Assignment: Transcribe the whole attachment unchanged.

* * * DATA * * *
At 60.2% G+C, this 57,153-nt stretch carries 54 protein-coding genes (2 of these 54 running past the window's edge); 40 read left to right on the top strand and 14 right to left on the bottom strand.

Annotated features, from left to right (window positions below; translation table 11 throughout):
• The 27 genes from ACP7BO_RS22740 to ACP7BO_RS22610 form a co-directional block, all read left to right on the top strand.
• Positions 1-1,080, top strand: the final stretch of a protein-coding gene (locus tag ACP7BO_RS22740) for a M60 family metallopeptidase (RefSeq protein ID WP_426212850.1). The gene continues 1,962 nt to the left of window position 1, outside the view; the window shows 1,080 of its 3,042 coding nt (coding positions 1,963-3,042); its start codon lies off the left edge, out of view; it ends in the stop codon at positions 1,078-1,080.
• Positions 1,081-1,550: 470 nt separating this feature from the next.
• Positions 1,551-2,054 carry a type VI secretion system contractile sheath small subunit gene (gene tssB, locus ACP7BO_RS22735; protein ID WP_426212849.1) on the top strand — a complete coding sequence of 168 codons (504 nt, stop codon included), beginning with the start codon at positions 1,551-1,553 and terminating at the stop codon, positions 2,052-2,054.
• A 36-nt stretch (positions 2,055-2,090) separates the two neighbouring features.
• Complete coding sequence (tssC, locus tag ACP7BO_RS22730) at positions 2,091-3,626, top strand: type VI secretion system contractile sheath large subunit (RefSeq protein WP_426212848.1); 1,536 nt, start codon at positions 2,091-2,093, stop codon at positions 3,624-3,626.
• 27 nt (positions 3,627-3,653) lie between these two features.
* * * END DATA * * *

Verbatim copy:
At 60.2% G+C, this 57,153-nt stretch carries 54 protein-coding genes (2 of these 54 running past the window's edge); 40 read left to right on the top strand and 14 right to left on the bottom strand.

Annotated features, from left to right (window positions below; translation table 11 throughout):
• The 27 genes from ACP7BO_RS22740 to ACP7BO_RS22610 form a co-directional block, all read left to right on the top strand.
• Positions 1-1,080, top strand: the final stretch of a protein-coding gene (locus tag ACP7BO_RS22740) for a M60 family metallopeptidase (RefSeq protein ID WP_426212850.1). The gene continues 1,962 nt to the left of window position 1, outside the view; the window shows 1,080 of its 3,042 coding nt (coding positions 1,963-3,042); its start codon lies off the left edge, out of view; it ends in the stop codon at positions 1,078-1,080.
• Positions 1,081-1,550: 470 nt separating this feature from the next.
• Positions 1,551-2,054 carry a type VI secretion system contractile sheath small subunit gene (gene tssB, locus ACP7BO_RS22735; protein ID WP_426212849.1) on the top strand — a complete coding sequence of 168 codons (504 nt, stop codon included), beginning with the start codon at positions 1,551-1,553 and terminating at the stop codon, positions 2,052-2,054.
• A 36-nt stretch (positions 2,055-2,090) separates the two neighbouring features.
• Complete coding sequence (tssC, locus tag ACP7BO_RS22730) at positions 2,091-3,626, top strand: type VI secretion system contractile sheath large subunit (RefSeq protein WP_426212848.1); 1,536 nt, start codon at positions 2,091-2,093, stop codon at positions 3,624-3,626.
• 27 nt (positions 3,627-3,653) lie between these two features.